Wauzeka school approves bid for roof, cladding

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By Steve Van Kooten


In the recesses of the Wauzeka-Steuben School, tucked beyond the offices, classrooms and the cafeteria, the school board sat at a table in the library. Each of them had a pile of papers in front of them, pictures of the school exterior and, more importantly, numbers. The numbers were the main attraction to the special meeting held on Nov. 6.

The board had a battery of meetings in October with a preliminary budget hearing, an annual meeting, a budget approval meeting as well as the regular meeting, so November’s lighter schedule looked like a relief. However, a delicate decision remained on their plate: the construction project for the school’s roofs and wall cladding.

The board were provided with three bids for the project from Modern Builders, Riddiford Metal and Pioneer Roofing. The board were receptive to Modern Builders’ base bid of $1,555,669 despite a 180 construction day timeline. Modern Builders’ price was approximately $300,000 and $435,000 less than Riddiford and Pioneer’s respective bids.

After 45 minutes, the board unanimously approved a bid from Modern Builders, a construction company based in Janesville, IA, to complete the application of a vapor barrier, wall cladding and metal roofing at a cost of $1,580,269. Although the decision was unanimous among the five board members, the decision hadn’t come easily.

Present at the meeting were Nikki Asleson, Board President; Ken Buck, Vice President; Thomas Martin, Clerk; Mara Hird, Treasurer; and Jessie Bird, Board Member. Dr. Gary Albrecht, Interim District Administrator, and Jeff Mara, Business Official, were also present.

While all of the members acknowledged the school buildings needed work, the price tag attached was a sticking point. Specifically, Modern Builders’ $215,000 bid to add a 2-inch Rockwool insulation to the cladding system. The process increased the $1.58 million project to $1.795 million.

Mara said the school’s Fund 46, a special state fund account that the school can use for capital projects, would have $1,335,000 available by the end of June, which would leave a $460,000 tab. 

Additionally, Mara said the school’s fund balance could help chip away at that number, “Right now, I have projected that, during 2024-25, we can probably get $200,000 of that balance.” That left $260,000 subject to borrowing.

If the school were to borrow the remaining amount, Mara stated it would add $20,000 per year to school’s debt payments, which were estimated to be $50,000 from $600,000 borrowed for roofing repairs. That would leave the district with $140,000 in borrowing available before they reached the $1 million threshold approved in October.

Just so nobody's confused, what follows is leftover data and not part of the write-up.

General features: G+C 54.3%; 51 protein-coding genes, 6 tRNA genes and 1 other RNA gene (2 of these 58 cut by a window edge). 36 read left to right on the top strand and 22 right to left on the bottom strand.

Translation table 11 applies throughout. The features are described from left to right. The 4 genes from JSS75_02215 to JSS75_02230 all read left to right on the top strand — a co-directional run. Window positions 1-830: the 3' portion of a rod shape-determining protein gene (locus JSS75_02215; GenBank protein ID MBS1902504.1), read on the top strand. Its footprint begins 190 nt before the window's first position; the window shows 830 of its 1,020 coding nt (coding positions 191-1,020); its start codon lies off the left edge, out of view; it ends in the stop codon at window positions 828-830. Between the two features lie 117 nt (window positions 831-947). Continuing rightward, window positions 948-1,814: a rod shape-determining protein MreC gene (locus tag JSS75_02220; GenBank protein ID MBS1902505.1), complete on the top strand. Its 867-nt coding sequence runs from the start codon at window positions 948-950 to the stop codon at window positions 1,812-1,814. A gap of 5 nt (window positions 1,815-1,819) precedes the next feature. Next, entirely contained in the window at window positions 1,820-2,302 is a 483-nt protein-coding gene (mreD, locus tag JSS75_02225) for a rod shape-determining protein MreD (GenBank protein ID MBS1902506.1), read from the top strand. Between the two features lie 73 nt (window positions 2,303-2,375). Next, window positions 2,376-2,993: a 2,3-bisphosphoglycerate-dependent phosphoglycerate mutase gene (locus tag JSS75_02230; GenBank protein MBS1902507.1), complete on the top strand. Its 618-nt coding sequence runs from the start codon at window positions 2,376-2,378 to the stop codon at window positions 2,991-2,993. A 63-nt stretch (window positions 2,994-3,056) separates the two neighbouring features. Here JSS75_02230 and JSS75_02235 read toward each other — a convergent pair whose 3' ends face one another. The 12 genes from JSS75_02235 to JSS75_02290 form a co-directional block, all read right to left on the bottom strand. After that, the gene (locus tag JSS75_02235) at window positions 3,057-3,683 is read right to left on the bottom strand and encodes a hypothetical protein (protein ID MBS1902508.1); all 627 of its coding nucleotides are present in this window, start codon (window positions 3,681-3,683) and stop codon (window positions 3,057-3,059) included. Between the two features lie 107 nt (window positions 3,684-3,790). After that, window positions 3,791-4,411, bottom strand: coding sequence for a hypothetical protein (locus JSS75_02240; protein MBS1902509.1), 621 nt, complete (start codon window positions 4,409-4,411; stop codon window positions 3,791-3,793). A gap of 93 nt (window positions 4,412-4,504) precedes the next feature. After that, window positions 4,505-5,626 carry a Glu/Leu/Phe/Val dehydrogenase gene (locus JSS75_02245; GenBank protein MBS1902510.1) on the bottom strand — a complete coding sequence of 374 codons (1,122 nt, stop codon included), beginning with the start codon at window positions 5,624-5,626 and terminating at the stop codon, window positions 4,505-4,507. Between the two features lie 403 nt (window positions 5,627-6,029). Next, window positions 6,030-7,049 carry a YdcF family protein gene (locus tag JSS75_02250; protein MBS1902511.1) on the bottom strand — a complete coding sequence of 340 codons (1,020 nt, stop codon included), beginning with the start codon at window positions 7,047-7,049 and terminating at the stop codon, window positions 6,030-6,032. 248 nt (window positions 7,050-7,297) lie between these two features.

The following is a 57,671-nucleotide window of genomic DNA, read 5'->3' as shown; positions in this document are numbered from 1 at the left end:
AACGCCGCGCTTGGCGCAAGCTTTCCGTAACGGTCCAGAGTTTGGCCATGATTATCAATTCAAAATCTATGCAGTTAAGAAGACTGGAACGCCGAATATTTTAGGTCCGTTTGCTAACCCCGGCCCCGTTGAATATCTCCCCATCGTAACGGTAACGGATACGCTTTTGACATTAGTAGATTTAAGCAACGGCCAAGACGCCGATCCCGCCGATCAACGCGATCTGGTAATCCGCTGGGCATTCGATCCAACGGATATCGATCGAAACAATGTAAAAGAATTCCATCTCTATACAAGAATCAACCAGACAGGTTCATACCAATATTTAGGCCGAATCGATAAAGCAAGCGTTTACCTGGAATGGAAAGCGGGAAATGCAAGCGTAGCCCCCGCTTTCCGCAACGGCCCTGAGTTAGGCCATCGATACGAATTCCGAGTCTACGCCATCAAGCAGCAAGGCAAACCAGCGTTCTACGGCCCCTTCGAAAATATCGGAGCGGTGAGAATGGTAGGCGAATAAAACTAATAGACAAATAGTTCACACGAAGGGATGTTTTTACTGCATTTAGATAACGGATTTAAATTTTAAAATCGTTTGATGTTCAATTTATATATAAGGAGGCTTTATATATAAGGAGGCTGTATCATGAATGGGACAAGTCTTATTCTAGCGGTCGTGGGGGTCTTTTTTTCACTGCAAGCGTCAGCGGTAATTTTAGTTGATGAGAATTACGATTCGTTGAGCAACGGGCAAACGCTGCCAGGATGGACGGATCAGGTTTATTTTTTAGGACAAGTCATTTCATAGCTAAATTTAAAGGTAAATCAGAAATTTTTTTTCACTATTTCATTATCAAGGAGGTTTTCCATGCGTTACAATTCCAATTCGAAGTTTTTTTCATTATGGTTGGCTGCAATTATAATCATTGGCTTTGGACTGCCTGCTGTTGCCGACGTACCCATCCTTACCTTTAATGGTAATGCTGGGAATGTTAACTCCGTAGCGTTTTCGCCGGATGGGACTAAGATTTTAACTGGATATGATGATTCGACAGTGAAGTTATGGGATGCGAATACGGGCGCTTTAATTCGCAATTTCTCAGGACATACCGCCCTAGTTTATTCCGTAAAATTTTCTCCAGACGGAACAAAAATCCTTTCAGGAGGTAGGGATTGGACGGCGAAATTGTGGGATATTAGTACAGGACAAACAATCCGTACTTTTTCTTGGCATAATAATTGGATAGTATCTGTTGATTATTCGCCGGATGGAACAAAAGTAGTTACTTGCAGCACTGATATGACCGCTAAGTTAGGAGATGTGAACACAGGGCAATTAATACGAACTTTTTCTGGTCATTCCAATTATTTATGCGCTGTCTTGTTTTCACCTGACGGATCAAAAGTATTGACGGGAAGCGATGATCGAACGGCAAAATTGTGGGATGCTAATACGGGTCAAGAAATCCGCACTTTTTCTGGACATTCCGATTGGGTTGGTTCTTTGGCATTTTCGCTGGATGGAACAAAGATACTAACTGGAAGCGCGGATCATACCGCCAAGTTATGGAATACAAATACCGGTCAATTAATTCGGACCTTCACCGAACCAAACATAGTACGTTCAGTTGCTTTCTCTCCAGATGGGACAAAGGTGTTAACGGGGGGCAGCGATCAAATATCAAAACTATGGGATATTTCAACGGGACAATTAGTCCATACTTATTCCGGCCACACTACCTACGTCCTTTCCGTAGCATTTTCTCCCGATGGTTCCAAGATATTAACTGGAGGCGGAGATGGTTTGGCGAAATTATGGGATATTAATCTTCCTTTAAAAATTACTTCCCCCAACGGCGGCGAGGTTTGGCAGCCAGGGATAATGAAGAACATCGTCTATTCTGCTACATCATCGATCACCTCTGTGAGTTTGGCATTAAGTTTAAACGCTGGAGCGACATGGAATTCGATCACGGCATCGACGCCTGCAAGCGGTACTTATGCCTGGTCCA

Albrecht provided his input during the meeting: “I still go back and forth on the insulation. We have to realize that, financially, we’re going to be pretty tight over the next few years. Our concern with that is if there are any other projects, like if we have a boiler issue or something like that.”

“I don’t like the $140,000 is all we’re going to have left if something goes wrong,” Hird said. “There’s a lot of things that can happen with this building that $140,000 isn’t going to cover an emergency.” Bird agreed and cited the cost of the insulation bid as prohibitive.

“Then you’d be approaching another referendum,” Albrecht added. The Wauzeka-Steuben School District is in its first year of three-year operating referendum that passed in November 2022.

“That’s just it: we don’t want to have to go back for more capital on top of operating [referendum],” Hird said. “The [roofing] project is already costing us money, so what’s a little more? Except that it’s a not ‘a little more;’ it’s a lot more.”

Martin stated he was in favor of adding the insulation, “We may always regret we never put it on. If we ever want to air condition this place someday, you’d be glad we put in on.” Martin added that he realized the choice was difficult and there wasn’t an easy answer.

At the annual meeting, the insulation was estimated to create a 15-30 percent energy savings for the district; however, Buck stated the 30 percent could be an optimistic figure and, even if it were accurate, he and Martin estimated it would only account for $7,000-$10,000. Bill Snow, the consultant from The Garland Company, reiterated initial estimations that the return on investment (ROI) would be 20-30 years.

“We don’t know what the ROI is going to be on that,” Buck said. “The price of gas would have to triple to cover that payment. It’s the right thing to do, but I don’t know how to make the numbers work.”

A motion to approve the Modern Builders’ bid with wall cladding, vapor barrier, metal roofing and insulation at a estimated cost of $1.795 million failed due to a lack of second before the motion without the insulation was approved.

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